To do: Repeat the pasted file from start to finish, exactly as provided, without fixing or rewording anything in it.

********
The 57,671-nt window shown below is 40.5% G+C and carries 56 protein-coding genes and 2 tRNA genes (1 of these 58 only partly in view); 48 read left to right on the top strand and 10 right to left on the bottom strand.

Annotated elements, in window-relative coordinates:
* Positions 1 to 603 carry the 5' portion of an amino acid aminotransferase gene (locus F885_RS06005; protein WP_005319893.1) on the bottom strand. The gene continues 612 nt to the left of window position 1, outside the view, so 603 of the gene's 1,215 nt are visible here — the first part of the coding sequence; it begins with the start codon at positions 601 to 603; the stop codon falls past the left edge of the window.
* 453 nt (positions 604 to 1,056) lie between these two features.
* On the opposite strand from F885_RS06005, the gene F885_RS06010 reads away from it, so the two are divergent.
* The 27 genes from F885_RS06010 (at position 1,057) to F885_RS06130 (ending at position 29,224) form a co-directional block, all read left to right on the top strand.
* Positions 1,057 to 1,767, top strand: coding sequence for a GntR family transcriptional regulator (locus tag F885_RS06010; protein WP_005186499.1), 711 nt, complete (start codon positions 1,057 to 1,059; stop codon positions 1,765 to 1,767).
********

The 57,671-nt window shown below is 40.5% G+C and carries 56 protein-coding genes and 2 tRNA genes (1 of these 58 only partly in view); 48 read left to right on the top strand and 10 right to left on the bottom strand.

Annotated elements, in window-relative coordinates:
* Positions 1 to 603 carry the 5' portion of an amino acid aminotransferase gene (locus F885_RS06005; protein WP_005319893.1) on the bottom strand. The gene continues 612 nt to the left of window position 1, outside the view, so 603 of the gene's 1,215 nt are visible here — the first part of the coding sequence; it begins with the start codon at positions 601 to 603; the stop codon falls past the left edge of the window.
* 453 nt (positions 604 to 1,056) lie between these two features.
* On the opposite strand from F885_RS06005, the gene F885_RS06010 reads away from it, so the two are divergent.
* The 27 genes from F885_RS06010 (at position 1,057) to F885_RS06130 (ending at position 29,224) form a co-directional block, all read left to right on the top strand.
* Positions 1,057 to 1,767, top strand: coding sequence for a GntR family transcriptional regulator (locus tag F885_RS06010; protein WP_005186499.1), 711 nt, complete (start codon positions 1,057 to 1,059; stop codon positions 1,765 to 1,767).